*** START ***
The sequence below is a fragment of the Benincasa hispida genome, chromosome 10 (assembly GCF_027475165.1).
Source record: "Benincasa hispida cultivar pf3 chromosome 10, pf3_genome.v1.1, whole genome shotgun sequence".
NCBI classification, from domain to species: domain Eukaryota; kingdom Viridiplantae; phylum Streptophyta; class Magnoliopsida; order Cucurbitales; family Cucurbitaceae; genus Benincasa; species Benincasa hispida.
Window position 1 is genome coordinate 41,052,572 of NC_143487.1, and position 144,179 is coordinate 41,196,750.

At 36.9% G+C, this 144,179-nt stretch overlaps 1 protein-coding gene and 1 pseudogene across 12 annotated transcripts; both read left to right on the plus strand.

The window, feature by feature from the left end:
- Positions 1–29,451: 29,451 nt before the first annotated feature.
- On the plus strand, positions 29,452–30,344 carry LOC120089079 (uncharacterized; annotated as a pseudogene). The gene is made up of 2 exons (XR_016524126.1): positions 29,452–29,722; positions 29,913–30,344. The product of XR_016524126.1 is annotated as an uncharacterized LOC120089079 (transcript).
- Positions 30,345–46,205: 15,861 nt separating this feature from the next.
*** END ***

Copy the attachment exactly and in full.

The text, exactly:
The sequence below is a fragment of the Benincasa hispida genome, chromosome 10 (assembly GCF_027475165.1).
Source record: "Benincasa hispida cultivar pf3 chromosome 10, pf3_genome.v1.1, whole genome shotgun sequence".
NCBI classification, from domain to species: domain Eukaryota; kingdom Viridiplantae; phylum Streptophyta; class Magnoliopsida; order Cucurbitales; family Cucurbitaceae; genus Benincasa; species Benincasa hispida.
Window position 1 is genome coordinate 41,052,572 of NC_143487.1, and position 144,179 is coordinate 41,196,750.

At 36.9% G+C, this 144,179-nt stretch overlaps 1 protein-coding gene and 1 pseudogene across 12 annotated transcripts; both read left to right on the plus strand.

The window, feature by feature from the left end:
- Positions 1–29,451: 29,451 nt before the first annotated feature.
- On the plus strand, positions 29,452–30,344 carry LOC120089079 (uncharacterized; annotated as a pseudogene). The gene is made up of 2 exons (XR_016524126.1): positions 29,452–29,722; positions 29,913–30,344. The product of XR_016524126.1 is annotated as an uncharacterized LOC120089079 (transcript).
- Positions 30,345–46,205: 15,861 nt separating this feature from the next.